Preventing metabolic diseases.
Metabolic diseases are a collection of diseases associated with disorders of the metabolism or the thyroid gland. These include heart disease, stroke and also diabetes. It is not uncommon for these diseases to bring with them elevated blood pressure, high blood sugar, excess body fat around the waist, thyroid dysfunction and problematic cholesterol levels. Having only one of these symptoms does not mean you have a metabolic disease. It does, however, mean that you are at higher risk for serious illness. And if you develop more than one of these problems and symptoms, your risk of conditions like type 2 diabetes, thyroid dysfunction and heart disease increases even more. Metabolic diseases are becoming more common and up to a third of the population already suffers from these conditions. If you have a metabolic disease or one of the components, basic lifestyle changes can delay or even prevent the development of serious health problems.
Most disorders associated with metabolic diseases do not have obvious signs or symptoms. A visible sign may be a larger waist circumference. However, you may notice signs and symptoms of diabetes - such as increased thirst and urination, fatigue and blurred vision. These symptoms can be caused by high blood glucose levels.
When should you see a doctor?
If you notice that you have at least one of these symptoms, you should see a doctor. He or she will usually do some tests on you. For example, they may check your thyroid gland and do a blood count.
Metabolic diseases are closely related to being overweight or obese and inactive. They are also linked to a condition called insulin resistance. Normally, your digestive system breaks down the foods you eat into sugars. Insulin is a hormone made by your pancreas that transports sugar into your cells to be used as fuel. In people with insulin resistance, cells do not respond normally to insulin and glucose cannot get into the cells as easily. As a result, your blood glucose levels rise even as your body releases more and more insulin to try to lower your blood glucose.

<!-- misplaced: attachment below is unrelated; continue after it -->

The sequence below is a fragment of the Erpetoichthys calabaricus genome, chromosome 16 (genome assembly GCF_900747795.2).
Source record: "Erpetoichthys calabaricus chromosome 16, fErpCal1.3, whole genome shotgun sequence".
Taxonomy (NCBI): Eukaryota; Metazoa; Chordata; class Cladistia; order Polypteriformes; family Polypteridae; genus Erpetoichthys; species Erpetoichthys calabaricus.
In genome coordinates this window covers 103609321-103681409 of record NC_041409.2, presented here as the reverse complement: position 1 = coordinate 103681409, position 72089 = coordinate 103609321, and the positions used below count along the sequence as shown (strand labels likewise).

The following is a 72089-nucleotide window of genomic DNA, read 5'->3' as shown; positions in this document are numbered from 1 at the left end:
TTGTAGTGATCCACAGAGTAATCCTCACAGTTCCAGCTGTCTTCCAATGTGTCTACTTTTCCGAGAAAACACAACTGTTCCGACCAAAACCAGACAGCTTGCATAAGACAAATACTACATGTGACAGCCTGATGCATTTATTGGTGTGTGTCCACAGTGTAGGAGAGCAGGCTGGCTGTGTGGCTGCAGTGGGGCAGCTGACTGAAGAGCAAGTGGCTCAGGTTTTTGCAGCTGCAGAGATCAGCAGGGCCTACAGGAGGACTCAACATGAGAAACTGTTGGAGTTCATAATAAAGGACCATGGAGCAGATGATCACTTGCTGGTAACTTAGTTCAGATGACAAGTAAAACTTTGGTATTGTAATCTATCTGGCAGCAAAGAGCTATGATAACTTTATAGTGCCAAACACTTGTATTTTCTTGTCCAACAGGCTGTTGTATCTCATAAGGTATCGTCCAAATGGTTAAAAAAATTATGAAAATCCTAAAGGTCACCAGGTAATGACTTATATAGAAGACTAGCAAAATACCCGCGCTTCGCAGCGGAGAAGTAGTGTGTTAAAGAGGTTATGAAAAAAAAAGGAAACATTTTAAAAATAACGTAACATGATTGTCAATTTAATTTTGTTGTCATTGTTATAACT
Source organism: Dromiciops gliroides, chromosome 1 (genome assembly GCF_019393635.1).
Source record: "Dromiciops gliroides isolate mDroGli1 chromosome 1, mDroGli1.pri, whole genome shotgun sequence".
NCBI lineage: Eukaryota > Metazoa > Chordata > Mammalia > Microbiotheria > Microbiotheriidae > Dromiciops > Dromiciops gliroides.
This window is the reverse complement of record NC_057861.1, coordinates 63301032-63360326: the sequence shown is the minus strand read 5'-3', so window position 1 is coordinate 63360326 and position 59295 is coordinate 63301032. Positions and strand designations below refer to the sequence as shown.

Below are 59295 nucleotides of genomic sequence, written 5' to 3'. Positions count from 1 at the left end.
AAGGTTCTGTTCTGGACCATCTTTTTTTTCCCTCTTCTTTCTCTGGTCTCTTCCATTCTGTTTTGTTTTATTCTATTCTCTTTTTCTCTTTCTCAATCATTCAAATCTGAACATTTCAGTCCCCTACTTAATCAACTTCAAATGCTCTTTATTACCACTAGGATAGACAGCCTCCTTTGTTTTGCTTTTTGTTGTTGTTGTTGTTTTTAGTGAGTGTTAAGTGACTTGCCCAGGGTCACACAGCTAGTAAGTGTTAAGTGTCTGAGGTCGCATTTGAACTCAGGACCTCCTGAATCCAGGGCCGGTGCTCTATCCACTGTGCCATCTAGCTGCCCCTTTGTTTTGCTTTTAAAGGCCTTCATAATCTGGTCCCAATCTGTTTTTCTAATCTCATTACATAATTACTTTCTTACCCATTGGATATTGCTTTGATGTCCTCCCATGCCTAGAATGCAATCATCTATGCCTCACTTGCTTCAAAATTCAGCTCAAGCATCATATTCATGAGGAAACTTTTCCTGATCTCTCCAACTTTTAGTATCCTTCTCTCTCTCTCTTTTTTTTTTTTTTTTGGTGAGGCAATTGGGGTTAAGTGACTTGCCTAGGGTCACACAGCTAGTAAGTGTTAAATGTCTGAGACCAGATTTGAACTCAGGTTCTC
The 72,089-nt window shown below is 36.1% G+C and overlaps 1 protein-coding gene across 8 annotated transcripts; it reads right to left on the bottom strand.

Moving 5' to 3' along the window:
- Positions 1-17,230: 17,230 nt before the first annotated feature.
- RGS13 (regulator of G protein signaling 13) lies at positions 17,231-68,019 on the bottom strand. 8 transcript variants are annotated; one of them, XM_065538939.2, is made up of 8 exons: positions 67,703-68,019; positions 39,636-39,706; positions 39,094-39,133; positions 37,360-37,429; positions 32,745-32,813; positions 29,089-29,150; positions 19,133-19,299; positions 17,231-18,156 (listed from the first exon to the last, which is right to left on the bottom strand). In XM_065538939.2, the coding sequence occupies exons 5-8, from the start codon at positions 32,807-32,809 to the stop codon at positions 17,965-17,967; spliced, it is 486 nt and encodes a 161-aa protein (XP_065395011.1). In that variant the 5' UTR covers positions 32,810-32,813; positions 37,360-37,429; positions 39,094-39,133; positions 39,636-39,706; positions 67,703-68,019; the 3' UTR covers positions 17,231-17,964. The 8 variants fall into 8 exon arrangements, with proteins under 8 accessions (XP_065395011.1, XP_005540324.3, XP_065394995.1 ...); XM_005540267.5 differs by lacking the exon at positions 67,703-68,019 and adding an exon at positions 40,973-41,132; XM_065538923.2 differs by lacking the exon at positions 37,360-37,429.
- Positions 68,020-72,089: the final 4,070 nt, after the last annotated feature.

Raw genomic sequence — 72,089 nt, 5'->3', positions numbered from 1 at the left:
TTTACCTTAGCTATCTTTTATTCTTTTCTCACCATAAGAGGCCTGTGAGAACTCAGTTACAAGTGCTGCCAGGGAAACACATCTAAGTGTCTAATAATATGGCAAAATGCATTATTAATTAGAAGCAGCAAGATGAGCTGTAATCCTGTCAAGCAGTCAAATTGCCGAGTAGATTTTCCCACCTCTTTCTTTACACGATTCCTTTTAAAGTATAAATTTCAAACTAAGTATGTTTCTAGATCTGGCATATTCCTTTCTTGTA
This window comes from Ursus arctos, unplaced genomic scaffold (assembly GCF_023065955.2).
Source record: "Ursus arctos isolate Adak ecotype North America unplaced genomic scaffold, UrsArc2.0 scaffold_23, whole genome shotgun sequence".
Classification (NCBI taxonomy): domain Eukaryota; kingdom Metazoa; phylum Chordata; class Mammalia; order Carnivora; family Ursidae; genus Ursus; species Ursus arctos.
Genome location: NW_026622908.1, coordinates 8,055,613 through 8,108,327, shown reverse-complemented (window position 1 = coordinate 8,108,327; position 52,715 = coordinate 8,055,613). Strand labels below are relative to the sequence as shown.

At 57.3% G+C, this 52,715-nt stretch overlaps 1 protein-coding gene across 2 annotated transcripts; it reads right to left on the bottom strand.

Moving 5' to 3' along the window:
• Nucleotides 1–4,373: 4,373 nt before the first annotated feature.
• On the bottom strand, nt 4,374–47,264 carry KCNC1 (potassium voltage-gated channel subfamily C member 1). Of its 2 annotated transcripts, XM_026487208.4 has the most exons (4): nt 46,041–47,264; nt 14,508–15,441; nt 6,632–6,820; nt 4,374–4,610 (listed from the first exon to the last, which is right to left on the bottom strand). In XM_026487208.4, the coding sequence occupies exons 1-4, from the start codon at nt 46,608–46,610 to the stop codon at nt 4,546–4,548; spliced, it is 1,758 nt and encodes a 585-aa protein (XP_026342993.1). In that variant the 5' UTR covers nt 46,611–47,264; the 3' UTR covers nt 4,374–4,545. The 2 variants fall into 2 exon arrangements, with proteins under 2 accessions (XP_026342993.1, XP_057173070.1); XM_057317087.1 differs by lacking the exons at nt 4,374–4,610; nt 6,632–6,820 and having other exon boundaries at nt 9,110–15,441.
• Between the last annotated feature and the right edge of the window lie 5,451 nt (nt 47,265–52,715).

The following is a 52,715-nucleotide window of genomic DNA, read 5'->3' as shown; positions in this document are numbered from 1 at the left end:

Risk factors.The following factors increase the risk of metabolic diseases such as diabetes or thyroid problems:
- Age: The risk of metabolic disease increases with age.
- Obesity: If you carry too much weight, especially in your stomach, your risk for metabolic diseases increases many times over.
- Ethnicity: In recent years, Hispanics - especially Hispanic women - have seemed to have the greatest risk of developing metabolic diseases.
- Diabetes: You are more likely to have a metabolic disease if you had diabetes during pregnancy (gestational diabetes) or if you have a family history of type 2 diabetes.
- Other diseases: Your risk of metabolic disease is higher if you have ever had non-alcoholic fatty liver disease, polycystic ovary syndrome or sleep apnoea.
- Smoking: If you smoke, you not only increase your chances of metabolic disease and thyroid problems, but you also increase your risk of cancer and many permanent health problems.
How to prevent metabolic diseases?A lifelong commitment to a healthy lifestyle can reduce the likelihood of developing metabolic diseases. A healthy lifestyle includes:
As you can see, metabolic diseases can have many causes, and are not always related to an unhealthy diet or obesity. However, you can actively prevent them by following these tips - we hope you find them useful! ;)